The Christchurch District Plan includes rules enabling intensification of housing in some residential areas.

The Land Use Recovery Plan(external link) (LURP) directs the Council to put in place land use policies and rules to assist rebuilding and recovery of communities that were disrupted by the earthquakes. The rules promote infill housing and intensification as a way of quickly increasing the availability of residential accommodation, without changing the overall character of residential areas.

The District Plan rules for the different forms of intensification are outlined below.

Converting a family flat into a residential unit

In the Residential Suburban, Residential Suburban Density Transition and Residential Hills zones, a family flat that was existing on 6 December 2013 can be converted into a separate residential unit that can be occupied by anyone, if the following requirements are met:

  • The new residential unit converted from the family flat has a gross floor area of at least 35m² (excluding terraces, garages, decks and verandahs)
  • In the Residential Suburban and Suburban Density Transition zones, a total outdoor living space area of least 90m² with a minimum dimension of 6m must be provided, and each residential unit must have a separate outdoor living space of 30m² which is readily accessible from its living area
  • The converted unit must have a parking space and the original dwelling must also comply with the parking requirements of the Transport chapter (which vary depending on the size of the original dwelling)
  • There is no minimum net site area requirement for either the converted flat or the original dwelling, but the converted flat must comply with all of the other Christchurch District Plan rules for residential units in that zone (recession planes, setbacks from boundaries, maximum height, etc).

No resource consent is needed if all these criteria are met, but a building consent for fire rating will be required if the converted family flat is attached to the original house or located within 2 metres of it. 

A Development Contribution is required when converting a family flat into a residential unit under these rules.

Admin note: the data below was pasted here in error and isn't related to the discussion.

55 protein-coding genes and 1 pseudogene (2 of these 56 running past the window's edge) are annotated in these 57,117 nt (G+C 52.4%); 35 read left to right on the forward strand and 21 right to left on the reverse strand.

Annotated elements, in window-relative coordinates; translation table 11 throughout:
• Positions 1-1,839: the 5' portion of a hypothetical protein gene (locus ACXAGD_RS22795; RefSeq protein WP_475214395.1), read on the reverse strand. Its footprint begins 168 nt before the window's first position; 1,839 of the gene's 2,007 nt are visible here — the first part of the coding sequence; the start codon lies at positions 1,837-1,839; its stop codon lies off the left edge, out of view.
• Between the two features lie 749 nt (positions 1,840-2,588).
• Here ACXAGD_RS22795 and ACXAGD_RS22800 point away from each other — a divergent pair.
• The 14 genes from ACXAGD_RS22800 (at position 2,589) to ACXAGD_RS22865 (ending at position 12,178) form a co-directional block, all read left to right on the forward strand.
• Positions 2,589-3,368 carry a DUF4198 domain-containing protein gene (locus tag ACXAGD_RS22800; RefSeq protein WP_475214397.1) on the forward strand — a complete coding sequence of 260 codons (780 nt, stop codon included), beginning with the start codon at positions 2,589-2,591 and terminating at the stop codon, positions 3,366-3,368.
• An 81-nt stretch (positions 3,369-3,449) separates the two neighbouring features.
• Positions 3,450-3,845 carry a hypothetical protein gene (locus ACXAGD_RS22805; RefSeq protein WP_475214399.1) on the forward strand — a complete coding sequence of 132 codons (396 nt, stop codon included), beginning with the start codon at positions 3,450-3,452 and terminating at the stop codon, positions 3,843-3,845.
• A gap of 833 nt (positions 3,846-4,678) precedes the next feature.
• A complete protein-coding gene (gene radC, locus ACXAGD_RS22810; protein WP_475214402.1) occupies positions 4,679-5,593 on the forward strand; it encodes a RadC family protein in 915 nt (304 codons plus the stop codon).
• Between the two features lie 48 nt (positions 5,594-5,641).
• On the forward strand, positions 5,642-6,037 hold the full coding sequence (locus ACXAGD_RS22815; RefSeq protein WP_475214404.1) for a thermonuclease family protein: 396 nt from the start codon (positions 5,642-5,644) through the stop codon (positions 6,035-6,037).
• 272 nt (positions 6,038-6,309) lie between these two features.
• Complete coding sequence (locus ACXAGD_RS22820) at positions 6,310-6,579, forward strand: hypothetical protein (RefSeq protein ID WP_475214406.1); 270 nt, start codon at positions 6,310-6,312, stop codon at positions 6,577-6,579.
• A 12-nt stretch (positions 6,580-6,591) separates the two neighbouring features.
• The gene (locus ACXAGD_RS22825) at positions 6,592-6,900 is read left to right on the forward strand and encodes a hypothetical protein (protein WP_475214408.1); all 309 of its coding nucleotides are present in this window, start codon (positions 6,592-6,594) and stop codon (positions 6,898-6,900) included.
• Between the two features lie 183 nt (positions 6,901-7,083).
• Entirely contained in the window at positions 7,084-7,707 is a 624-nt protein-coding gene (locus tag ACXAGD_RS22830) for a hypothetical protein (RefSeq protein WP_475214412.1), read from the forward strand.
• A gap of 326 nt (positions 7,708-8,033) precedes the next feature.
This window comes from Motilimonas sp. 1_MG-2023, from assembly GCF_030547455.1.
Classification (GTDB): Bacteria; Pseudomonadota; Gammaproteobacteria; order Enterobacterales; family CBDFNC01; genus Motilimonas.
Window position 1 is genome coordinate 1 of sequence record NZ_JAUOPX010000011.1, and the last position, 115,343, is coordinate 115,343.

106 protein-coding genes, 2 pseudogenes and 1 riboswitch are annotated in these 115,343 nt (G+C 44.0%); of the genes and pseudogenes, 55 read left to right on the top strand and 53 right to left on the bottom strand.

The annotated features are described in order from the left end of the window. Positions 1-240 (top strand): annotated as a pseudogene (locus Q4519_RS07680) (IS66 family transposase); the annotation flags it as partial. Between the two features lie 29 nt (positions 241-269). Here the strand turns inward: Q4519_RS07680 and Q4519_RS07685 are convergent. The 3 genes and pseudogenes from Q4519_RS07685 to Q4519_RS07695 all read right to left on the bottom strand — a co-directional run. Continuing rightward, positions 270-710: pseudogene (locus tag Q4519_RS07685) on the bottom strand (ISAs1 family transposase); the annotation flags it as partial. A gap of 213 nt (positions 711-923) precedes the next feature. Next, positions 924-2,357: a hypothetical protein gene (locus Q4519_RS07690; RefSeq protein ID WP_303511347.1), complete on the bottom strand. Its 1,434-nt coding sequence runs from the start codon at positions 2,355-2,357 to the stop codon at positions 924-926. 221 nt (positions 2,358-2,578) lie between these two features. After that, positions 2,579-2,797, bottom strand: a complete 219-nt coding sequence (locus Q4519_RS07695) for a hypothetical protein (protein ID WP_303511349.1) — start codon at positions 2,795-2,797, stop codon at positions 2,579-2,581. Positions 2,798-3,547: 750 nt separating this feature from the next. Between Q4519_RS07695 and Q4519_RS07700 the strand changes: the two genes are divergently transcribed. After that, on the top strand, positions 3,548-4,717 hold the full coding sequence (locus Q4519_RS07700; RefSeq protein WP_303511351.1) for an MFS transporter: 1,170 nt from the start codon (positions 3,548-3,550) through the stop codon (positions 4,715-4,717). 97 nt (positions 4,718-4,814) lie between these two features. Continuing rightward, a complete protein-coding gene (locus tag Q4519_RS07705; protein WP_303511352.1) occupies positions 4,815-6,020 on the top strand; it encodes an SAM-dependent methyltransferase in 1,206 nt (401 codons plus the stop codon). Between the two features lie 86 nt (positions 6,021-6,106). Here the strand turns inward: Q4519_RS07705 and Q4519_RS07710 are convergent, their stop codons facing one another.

The encumbrance on the certificate of title which restricts the occupancy of the flat is able to be removed using form:  P-014b Request for Discharge of Encumbrance - Family Flat Conversion [PDF, 62 KB] (or Word) [DOC, 266 KB].

Please note that the fee for discharging an encumbrance does not include your own solicitor's fees. The preparation of the discharge document is done in consultation with your solicitor, as it is a legal document.

Converting an EPH unit into a residential unit

In the Residential Medium Density zone, an elderly person’s housing unit that was existing on 6 December 2013 can be converted into a residential unit that can be occupied by anyone, as long as:

  • The unit has a gross floor area of at least 35m2 (excluding terraces, garages, decks and verandahs); and
  • It has a separate outdoor living space readily accessible from its living area that is at least 30m2 with a minimum dimension of 3m.

No resource consent is needed if these requirements are met.

The decision on whether individual units are made available for general occupation is up to individual owners and Body Corporates (if applicable). Owners who are interested in making their unit available for general occupation will need to consult their Body Corporate to check whether approval is required from the Body Corporate.

The encumbrance on the certificate of title restricting the occupancy of the unit is able to removed using form:  P-014a Request for Discharge of Encumbrance - Elderly Person's Housing Unit Conversion [PDF, 69 KB] (or Word [DOC, 285 KB]). 

Please note that the fee for discharging an encumbrance does not include your own solicitor's fees. The preparation of the discharge document is done in consultation with your solicitor, as it is a legal document.

Building two residential units on a vacant site